TRAVEL ADVICE! for the traveler kid who doesn’t normally cross oceans

OK punk, you got your first humanitarian aid job? Well, me too! And I’m trying to document how I’m going about it, to refer to later when I almost forget again what to pack in my carryon to avoid what happened this time when my bags got lost (ok, the third time…) and cuz I like writing advice for people like me who didn’t grow up flitting about the world but instead are only now flitting as grown-ass Adults, whose airplane tickets are paid for by stuff like jobs and school, and who perpetually feel like we missed some kind of basic training for this sort of thing cuz everyone else in the airport is suddenly walking somewhere else really fast and shouldn’t I follow them…?


International aid and development work is some elitest shit. In general, employers expect 2 years abroad experience for an entry-level NGO job (or unpaid internship!). Professional-level fluency in a foreign language and a masters degree are also basic entry requirements. Of course, this means that sons and daughters of rich people who sent them to European language summer schools and volunteer vacations have an unfair advantage over equally or better qualified but poorer peers. And that’s another ugly truth about this field, which is that besides the class gap between high-paid international staff and the national staff and people we work with/for, there is also a tendency for the intl staff to be of a wealthier class background than most people in the country they come from. There’s not a lot of ‘solidarity not charity’ in NGOs because it’s a wealthy-class field; few people link the poverty they see abroad with poverty and economic injustice at home. Writing about and linking to others’ writing on ways to get around some of these barriers to entry and thinking on how to change the dynamics and structures of this work are too much for this post and for my brain lately (see the post about living in a concrete box for details). What I can do is offer some experiences navigating what is.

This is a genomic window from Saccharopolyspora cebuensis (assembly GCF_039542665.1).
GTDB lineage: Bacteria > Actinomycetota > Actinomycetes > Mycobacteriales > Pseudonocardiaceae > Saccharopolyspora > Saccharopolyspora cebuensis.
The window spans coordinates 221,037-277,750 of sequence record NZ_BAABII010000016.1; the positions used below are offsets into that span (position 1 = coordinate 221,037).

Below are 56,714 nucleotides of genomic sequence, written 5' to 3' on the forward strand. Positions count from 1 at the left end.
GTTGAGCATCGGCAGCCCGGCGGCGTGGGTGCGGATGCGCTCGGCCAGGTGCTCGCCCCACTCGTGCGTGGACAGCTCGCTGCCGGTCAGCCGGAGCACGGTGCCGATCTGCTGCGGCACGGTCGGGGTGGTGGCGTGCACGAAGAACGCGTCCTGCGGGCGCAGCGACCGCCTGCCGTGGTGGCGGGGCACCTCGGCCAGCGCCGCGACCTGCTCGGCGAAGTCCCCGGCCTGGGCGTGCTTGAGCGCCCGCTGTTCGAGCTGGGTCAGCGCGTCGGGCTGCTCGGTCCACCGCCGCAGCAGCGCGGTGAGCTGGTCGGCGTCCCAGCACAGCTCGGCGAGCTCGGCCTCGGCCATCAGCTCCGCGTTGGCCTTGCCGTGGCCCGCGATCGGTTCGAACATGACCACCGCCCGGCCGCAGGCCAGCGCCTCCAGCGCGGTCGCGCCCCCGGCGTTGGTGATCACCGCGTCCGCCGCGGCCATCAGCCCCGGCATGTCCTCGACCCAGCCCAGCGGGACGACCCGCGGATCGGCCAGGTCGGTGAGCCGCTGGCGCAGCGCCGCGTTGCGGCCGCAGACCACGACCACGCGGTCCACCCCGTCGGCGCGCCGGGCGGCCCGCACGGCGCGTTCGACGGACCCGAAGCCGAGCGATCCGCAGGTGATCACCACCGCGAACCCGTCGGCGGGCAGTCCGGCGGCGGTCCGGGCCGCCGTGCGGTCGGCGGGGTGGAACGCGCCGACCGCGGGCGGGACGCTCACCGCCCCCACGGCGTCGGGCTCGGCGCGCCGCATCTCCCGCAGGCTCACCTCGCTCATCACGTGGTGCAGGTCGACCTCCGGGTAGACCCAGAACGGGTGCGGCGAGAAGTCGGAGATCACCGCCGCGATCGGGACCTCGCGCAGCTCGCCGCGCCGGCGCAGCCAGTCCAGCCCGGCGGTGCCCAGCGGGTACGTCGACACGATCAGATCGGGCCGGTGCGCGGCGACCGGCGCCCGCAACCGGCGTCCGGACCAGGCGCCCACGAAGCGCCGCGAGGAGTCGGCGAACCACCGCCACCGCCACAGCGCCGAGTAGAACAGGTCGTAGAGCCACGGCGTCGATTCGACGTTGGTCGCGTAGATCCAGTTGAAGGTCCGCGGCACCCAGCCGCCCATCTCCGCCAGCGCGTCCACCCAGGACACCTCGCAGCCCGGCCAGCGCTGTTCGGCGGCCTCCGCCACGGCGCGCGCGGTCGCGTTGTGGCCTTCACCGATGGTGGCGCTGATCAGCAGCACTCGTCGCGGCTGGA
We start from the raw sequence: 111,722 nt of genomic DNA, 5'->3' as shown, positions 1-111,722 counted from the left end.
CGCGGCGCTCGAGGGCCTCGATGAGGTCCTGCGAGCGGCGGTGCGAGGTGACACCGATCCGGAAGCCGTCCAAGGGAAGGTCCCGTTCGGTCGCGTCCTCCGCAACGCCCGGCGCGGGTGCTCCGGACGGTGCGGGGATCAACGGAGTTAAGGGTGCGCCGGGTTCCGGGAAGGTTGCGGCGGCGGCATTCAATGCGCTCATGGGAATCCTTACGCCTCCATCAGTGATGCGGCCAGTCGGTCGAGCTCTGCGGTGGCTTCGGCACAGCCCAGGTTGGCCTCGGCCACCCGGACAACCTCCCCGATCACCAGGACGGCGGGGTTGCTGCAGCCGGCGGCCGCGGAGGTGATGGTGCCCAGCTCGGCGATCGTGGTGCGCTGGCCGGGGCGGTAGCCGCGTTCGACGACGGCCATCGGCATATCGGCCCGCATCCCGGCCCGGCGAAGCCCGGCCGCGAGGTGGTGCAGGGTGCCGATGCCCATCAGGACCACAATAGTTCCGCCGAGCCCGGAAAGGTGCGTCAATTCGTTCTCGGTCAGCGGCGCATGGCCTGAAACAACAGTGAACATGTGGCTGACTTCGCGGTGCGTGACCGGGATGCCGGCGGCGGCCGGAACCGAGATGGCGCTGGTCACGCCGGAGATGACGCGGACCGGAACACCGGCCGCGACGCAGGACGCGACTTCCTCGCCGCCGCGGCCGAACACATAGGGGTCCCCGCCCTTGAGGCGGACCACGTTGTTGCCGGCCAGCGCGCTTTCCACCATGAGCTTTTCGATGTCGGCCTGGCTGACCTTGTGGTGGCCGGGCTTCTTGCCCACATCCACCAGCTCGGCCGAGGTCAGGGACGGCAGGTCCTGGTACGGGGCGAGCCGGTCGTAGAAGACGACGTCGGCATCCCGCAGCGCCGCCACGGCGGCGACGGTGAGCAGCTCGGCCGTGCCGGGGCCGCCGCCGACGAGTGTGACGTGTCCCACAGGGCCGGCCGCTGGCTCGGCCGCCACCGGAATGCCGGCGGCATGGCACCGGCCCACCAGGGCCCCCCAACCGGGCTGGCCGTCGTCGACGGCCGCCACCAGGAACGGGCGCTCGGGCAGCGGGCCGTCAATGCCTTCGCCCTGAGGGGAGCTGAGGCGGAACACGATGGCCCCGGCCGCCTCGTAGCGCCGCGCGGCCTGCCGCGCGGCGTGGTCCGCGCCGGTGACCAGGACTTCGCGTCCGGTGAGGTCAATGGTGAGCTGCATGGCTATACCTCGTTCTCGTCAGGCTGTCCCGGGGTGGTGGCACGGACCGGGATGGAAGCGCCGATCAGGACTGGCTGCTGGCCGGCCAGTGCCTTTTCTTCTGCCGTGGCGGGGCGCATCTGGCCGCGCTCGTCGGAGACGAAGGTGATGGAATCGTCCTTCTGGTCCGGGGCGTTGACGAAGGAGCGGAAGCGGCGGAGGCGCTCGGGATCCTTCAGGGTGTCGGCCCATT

End rant.

So here is my ongoing series of international travel and aid work how-to’s:


New posts will be added to the Resources page of this blog.

Self-Care in a Concrete Box